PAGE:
scaloppine al vino bianco
+ JUMP TO RECIPE
Scaloppine di vitello al vino bianco, veal scaloppine with white wine sauce – why do Italians always have to get it so right? So annoying. So gorgeous!
Scaloppine must be one of the most misspelt words in cookery – on par with focaccia, mozzarella, pappardelle and conchiglioni. Italian language is playfully perverse with double letters: they turn up in just the opposite spots to what you’d expect. And as it happens, the dish is also not quite what you’d expect: nothing to do with scallops, all to do with thin slices; not breaded, just dredged in flour; classically veal, but turkey and chicken just about appropriate too.
Since the English language counterpart, escalope, refers to a cut of veal, I’d always thought scaloppini were simply slices of veal, in Italian. Ah well, if I had a pound for every time I was wrong about cooking I’d not need to write a single word here again.
I’ve also been ambivalent about veal’s texture, about flattening meat chops and so in case of scaloppine clearly both. Whacking the living daylights out of meat – literally so, as you could see daylight through thus flattened cutlet - makes me think of shabby schnitzels whose thickness is constituted mostly by breadcrumbs. I don’t subscribe to the view that pounding makes a tough cut tenderer: it doesn’t, unless you pulp the thing into a meatball.
Veal has caused me trouble too: not so much ethically as I always buy humanely reared meat, but the texture of it always puzzles me. It should be more delicate than beef but it isn’t. It should be softer but not the case. And – as I never miss the chance to quote when talking about veal – Kalbfleisch ist kein Fleisch*, my grandmother used to sneer.
As it often happens, the Italians do it right. Scaloppine al limone, followed by vitello tonnato and Milanese is one of those really easy dishes that can be served at poshest dinner parties. It doesn’t even matter much if the veal isn’t sliced perfectly against the grain (amazing how many butchers cock it up) – the secret is in flattening the cutlets to half their original thickness, not any more. That actually tenderises the veal, and if you can afford to salt the flattened meat and chill it for several hours, you’ll get the loveliest texture.
Secondly, don’t be afraid of butter. Frying in butter sounds like an insane idea considering its low smoke point but magically, veal escalopes fry beautifully without burning, smoking or even colouring much – which isn’t essential here as they will get dunked in sauce.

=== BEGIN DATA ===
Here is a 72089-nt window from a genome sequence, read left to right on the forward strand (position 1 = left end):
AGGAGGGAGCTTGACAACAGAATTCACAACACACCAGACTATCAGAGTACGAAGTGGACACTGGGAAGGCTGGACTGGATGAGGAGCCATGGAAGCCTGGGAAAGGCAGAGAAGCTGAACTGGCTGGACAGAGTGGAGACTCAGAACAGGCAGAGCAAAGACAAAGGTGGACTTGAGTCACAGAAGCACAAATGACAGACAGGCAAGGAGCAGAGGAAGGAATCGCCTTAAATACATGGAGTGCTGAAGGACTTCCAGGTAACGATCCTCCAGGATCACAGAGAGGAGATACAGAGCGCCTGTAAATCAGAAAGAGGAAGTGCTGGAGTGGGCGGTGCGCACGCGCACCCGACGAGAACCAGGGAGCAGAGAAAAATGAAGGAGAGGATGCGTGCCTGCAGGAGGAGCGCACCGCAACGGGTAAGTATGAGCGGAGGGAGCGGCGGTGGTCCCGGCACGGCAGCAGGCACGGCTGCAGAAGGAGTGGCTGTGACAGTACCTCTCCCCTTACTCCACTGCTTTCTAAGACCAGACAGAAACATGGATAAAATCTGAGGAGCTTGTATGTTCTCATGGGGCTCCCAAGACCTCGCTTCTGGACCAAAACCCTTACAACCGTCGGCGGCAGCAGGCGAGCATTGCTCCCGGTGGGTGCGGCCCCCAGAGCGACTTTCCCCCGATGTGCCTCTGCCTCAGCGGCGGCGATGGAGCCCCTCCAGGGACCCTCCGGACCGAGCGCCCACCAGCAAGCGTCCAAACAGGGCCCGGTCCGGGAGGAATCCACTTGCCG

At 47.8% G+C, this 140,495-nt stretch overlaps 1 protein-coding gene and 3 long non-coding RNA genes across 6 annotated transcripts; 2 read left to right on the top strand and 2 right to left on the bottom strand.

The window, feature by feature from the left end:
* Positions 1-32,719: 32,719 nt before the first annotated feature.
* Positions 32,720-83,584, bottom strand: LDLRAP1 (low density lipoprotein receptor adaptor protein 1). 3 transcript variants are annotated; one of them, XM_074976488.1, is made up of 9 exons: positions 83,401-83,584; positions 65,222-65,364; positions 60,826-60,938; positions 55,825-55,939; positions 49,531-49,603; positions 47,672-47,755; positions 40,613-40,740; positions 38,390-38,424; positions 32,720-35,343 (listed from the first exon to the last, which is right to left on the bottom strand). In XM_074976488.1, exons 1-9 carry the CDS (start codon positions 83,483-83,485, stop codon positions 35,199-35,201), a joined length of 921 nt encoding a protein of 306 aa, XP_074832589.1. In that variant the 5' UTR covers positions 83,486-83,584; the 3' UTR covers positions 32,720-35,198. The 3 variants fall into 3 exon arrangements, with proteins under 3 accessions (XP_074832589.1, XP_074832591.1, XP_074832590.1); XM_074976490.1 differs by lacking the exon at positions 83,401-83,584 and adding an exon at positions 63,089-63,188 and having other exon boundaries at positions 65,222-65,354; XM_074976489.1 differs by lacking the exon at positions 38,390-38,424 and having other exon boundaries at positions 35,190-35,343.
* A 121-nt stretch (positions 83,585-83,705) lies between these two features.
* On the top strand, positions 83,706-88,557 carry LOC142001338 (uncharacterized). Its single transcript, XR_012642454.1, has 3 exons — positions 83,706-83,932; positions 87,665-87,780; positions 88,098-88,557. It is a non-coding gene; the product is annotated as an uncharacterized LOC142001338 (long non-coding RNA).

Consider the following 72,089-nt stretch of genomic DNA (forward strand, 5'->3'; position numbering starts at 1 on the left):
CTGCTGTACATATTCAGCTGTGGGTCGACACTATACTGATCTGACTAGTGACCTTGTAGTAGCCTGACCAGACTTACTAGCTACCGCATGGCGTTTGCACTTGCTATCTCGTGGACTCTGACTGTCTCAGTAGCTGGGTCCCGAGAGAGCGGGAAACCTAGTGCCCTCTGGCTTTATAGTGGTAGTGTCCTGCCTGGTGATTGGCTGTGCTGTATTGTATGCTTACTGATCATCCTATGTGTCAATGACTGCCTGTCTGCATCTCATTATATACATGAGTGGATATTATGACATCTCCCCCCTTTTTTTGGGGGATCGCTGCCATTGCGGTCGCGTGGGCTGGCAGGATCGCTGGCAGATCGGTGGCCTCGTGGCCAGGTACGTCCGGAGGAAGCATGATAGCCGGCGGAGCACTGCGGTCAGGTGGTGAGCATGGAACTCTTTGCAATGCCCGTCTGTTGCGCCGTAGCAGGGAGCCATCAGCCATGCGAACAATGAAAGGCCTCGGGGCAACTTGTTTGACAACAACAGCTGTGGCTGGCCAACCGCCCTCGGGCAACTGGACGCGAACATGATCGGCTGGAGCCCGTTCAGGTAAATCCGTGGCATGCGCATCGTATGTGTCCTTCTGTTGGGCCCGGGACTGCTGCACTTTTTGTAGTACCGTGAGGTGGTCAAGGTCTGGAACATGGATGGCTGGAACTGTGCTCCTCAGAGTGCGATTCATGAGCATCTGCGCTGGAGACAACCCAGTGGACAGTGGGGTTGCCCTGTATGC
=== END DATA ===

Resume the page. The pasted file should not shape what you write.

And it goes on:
And the sauce is the nicest thing, with capers and parsley being the classic, simple and great combination. I find ordinary white wine is the best, rather than fancy Italian Vin Santo or another. Just remember: never put in cooking a wine that you wouldn’t be happy to drink!
*veal is no meat
scaloppine al vino biancoServings: 2Time: 15 minutes
- 350g (11-12 oz.) veal topside
- salt and black pepper
- 2 tbsp. unsalted butter plus 1 more tbsp. cold
- 150ml (2/3 cup) white dry wine
- 1 tbsp. capers, drained and rinsed
- 1 tbsp. finely chopped parsley
- a large squeeze of lemon
1. Slicing the veal is much easier if the meat is very cold, straight from the fridge or even after a half hour in the freezer. Slice it into escalopes about 2cm/½ inch thick, across the grain.
2. Place the slices on a chopping board, cover with a sheet of cling film or parchment and flatten with a mallet to half the thickness – about 1cm/ ¼ inch. Season each with salt on both sides and chill until use. If you can do it several hours in advance, the salt will considerably tenderise the meat. Remove the veal from the fridge and bring it to room temperature before cooking either way.
3. Heat a frying pan large enough to fit the scaloppine in one layer, or cook them in batches. Melt the 2 tbsp. of butter in the pan over medium-high heat. When the butter is foaming, add the scaloppine and cook for 1 minute on each side. Remove them to a plate and keep warm.
4. Pour the wine into the pan and let it bubble furiously until cooked down by about a half. Whisk in the cold butter and turn down the heat. Add the capers, parsley and cook for another minute.
5. Return the scaloppine to the sauce, add a squeeze of lemon then divide the meat between individual plates and serve with the sauce spooned over.